The Ultimate Movie
Now, this is a movie.
No, no -- wait.
This is a religious experience.
I'd never seen Casablanca before -- sure, bits and pieces here and there while channel surfing, but not as much as I thought I'd seen. And watching it at last was like a revelation. This is the ultimate movie. This is the purpose for which Hollywood invented itself. This is how good a film can be.
It's December 1941, and the Nazis are rolling across Europe. Casablanca, in still-unoccupied French Morocco, is nominally free, but the Nazis are swarming all over the city. Rick's Café Américain, run by American expatriate Rick Blaine (Humphrey Bogart), is the last refuge of a scoundrel (or maybe even the first), and one of those scoundrels leaves in Rick's care a pair of stolen exit visas. And then a leader of the resistance, Victor Laszlo (Paul Henreid), recently escaped from a German concentration camp and desperate to escape Europe, comes into Rick's -- and on his arm is Ilsa Lund (Ingrid Bergman). Rick and Ilsa were lovers in Paris, but when the Germans invaded, she abandoned him without explanation, leaving him to escape on his own. Rick, still in love with Ilsa, now faces a dilemma: Will he use the two visas to spirit her away from Casablanca with him, or will he give them to Ilsa and Victor?
Casablanca is wonderful not just because it captures a place and time with a tight, smart script, fabulous performances, and brilliant direction. Rick and Ilsa and Victor transcend their medium -- they cease to be fictional characters and become real. They seem like the first modern people to be captured on film. There are so few actual grownups in movies (and in the real world), but they are adults with complicated lives and tough choices to make, and they live their lives and make their choices without complaining or whining about how awful the world is. Rick and Ilsa's relationship is truly romantic -- there's not a drop of sap involved. The palpable chemistry between them is part of why they're so believable. Rick's the kind of man who's crunchy on the outside, gooey on the inside -- he's a mush under his tough exterior, even if he doesn't like to show it. But there's one scene, during an extended flashback of his memories of Paris, when he gazes at Ilsa -- she's turned away from him -- with such adoration that there's no question that he's deeply in love with her.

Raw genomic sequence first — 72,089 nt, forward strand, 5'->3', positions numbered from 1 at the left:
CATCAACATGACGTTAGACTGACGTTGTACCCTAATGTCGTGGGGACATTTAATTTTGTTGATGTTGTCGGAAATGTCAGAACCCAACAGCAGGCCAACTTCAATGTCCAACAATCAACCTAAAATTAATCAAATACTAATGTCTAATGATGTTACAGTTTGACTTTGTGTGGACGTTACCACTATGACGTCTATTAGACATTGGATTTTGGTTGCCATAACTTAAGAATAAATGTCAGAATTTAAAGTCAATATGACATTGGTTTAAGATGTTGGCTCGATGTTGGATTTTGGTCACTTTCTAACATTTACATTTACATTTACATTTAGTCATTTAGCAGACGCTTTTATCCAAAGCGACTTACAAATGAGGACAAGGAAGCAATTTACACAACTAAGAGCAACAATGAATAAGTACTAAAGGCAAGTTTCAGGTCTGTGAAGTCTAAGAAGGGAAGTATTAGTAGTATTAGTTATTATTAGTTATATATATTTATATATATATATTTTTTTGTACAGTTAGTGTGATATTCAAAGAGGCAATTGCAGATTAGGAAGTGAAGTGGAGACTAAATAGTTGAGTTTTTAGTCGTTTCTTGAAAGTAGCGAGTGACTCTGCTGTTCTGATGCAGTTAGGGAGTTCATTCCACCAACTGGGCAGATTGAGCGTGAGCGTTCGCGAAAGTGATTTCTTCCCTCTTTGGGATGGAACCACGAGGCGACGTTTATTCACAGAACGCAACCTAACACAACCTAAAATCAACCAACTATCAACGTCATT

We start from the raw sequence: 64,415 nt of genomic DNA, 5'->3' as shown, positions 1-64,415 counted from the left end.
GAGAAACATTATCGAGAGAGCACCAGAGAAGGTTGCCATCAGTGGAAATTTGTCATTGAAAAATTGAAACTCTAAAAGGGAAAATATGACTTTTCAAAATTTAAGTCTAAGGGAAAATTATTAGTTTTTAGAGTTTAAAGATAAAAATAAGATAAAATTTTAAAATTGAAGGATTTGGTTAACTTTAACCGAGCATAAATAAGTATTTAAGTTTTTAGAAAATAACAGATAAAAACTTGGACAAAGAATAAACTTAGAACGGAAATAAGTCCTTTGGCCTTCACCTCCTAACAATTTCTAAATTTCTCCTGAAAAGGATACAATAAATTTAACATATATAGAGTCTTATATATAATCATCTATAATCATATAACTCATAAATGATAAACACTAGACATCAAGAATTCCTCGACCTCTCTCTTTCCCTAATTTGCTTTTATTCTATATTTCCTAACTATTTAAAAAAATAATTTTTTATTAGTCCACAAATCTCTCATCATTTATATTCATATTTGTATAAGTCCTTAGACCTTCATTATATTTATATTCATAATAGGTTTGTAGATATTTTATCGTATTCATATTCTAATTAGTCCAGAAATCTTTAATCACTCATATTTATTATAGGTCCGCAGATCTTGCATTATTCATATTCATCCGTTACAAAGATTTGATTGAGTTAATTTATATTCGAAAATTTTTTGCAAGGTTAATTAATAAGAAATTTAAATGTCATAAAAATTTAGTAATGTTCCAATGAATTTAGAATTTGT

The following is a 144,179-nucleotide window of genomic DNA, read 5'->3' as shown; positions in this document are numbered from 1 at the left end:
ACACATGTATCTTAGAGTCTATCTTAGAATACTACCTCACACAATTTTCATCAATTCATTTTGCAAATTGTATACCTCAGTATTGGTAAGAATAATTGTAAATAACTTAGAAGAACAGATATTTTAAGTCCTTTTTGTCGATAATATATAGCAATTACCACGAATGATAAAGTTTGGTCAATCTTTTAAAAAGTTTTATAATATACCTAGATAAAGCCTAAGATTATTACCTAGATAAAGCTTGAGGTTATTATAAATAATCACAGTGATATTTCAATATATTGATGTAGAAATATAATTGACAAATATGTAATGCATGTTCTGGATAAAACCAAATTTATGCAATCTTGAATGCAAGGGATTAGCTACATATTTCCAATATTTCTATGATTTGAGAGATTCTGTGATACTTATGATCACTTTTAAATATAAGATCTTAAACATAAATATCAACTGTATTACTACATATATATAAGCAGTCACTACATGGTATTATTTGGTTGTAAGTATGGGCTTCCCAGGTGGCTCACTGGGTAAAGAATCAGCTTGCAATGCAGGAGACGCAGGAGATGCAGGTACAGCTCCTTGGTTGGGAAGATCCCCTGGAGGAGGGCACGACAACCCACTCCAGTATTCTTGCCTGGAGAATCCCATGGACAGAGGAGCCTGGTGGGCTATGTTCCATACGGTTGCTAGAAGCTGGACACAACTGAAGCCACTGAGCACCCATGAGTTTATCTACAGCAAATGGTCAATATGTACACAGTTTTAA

Watching Casablanca for the first time now is kinda like seeing Shakespeare for the first time: It's full of clichés. And it's not just the dialogue that everyone knows -- "of all the gin joints" and "play it again" and so on. Casablanca had such a powerful impact on film that its visuals -- the exotic marketplace, the crowded saloons, the final foggy airport sequence -- keep cropping up in contemporary movies, everything from the Indiana Jones films to The English Patient. Rick waiting heartbroken for Ilsa on a rainy train platform in Paris is so clichéd that it turns up now in margarine commercials.
I haven't stopped thinking about Casablanca. It's like being in love.
Outstanding Motion Picture 1943
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Tue Jan 26 99, 10:48PM
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by MaryAnn Johanson
MPAA: not rated
viewed at home on a small screen
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